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To: Kaslin

PIRG is Nader, right?

Well at least we can thank him for torpedo’ing Algore in 2000 LOL.

5 posted on 12/19/2013 9:26:16 AM PST by nascarnation (Wish everyone see a "Gay Kwanzaa")
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To: Kaslin
The only way to slow the growth of tuition rates is to slow the growth of university administration. The only way to cut tuition rates is to cut university administration. The money is not going to pay more professors or give professors raises, whatever FReepers outside academe with an understandable animus against the mostly left-leaning professoriate may think, but to increase the number and pay rate of university administrators and their support staffs.

My own university has, over the past two decades decreased the size of our faculty by 0.4%, while the number of administrators and administrative support staff have increased by about 50%. Over the same time, faculty pay has lagged inflation while administrative pay packages have increased by 3% to 5% per annum above the CPI. This is not peculiar to my university, as Benjamin Ginsberg documents in his book The Fall of the Faculty: The rise of the all-administrative university and why it matters.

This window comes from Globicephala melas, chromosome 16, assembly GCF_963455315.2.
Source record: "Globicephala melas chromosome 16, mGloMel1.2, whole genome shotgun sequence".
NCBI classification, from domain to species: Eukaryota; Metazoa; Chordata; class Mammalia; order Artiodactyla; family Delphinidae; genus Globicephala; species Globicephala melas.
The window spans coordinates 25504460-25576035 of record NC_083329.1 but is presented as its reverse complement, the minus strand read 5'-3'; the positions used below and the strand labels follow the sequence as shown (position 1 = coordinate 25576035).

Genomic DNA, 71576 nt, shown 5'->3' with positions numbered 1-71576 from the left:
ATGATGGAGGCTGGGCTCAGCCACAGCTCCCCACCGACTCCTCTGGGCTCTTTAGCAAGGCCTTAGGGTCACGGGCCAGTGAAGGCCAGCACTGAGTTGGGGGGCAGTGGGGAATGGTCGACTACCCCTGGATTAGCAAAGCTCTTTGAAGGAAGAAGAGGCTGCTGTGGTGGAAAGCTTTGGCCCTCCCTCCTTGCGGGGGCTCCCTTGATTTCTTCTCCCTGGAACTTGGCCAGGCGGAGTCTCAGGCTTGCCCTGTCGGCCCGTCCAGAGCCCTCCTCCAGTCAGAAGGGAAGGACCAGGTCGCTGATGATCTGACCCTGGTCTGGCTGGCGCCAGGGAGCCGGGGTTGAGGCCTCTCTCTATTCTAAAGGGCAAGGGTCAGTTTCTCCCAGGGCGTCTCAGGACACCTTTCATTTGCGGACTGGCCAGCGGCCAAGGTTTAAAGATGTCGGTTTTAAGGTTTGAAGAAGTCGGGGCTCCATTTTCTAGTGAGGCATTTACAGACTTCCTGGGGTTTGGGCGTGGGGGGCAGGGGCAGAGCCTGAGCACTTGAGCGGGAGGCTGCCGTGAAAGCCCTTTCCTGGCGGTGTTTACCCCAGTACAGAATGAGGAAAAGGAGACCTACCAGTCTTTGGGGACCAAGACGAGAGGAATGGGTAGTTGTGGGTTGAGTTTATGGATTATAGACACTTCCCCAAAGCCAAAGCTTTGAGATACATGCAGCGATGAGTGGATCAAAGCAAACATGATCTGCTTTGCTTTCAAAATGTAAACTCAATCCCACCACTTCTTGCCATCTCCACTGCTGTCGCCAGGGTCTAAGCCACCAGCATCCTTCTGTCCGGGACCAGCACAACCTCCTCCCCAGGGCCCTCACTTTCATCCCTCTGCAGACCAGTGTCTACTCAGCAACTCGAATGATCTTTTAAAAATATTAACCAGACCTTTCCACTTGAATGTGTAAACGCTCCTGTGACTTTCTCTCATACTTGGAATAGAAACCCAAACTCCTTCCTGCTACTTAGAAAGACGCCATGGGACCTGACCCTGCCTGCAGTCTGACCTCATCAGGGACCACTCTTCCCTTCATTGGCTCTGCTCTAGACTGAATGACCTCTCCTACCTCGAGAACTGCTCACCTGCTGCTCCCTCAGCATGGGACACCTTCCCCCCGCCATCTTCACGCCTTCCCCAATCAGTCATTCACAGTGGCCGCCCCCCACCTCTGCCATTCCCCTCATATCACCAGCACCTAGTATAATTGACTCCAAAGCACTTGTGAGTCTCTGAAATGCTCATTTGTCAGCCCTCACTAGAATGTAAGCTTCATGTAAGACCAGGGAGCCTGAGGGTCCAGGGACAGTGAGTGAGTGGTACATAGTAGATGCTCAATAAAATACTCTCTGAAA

This is all part and parcel of the zeitgeist in what I have called "the Era of Bad Stewards": fiduciaries treating their posts as existing for their own enrichment, rather than to serve those whose interests they are, in theory, paid to uphold. (One waggish FReeper suggested I always typeset that as "the Era of Bad Stewards".) Be it university administrators who put the interests of administration and their own pay packages ahead of those of the faculty, corporate managers to similarly maltreat the shareholders whose interests they, in theory serve, or government bureaucrats who build fiefdoms to extend their own power and importance, without regard for any real public interest, the professional managerial class has become the enemy of accountability, liberty, and sound finance.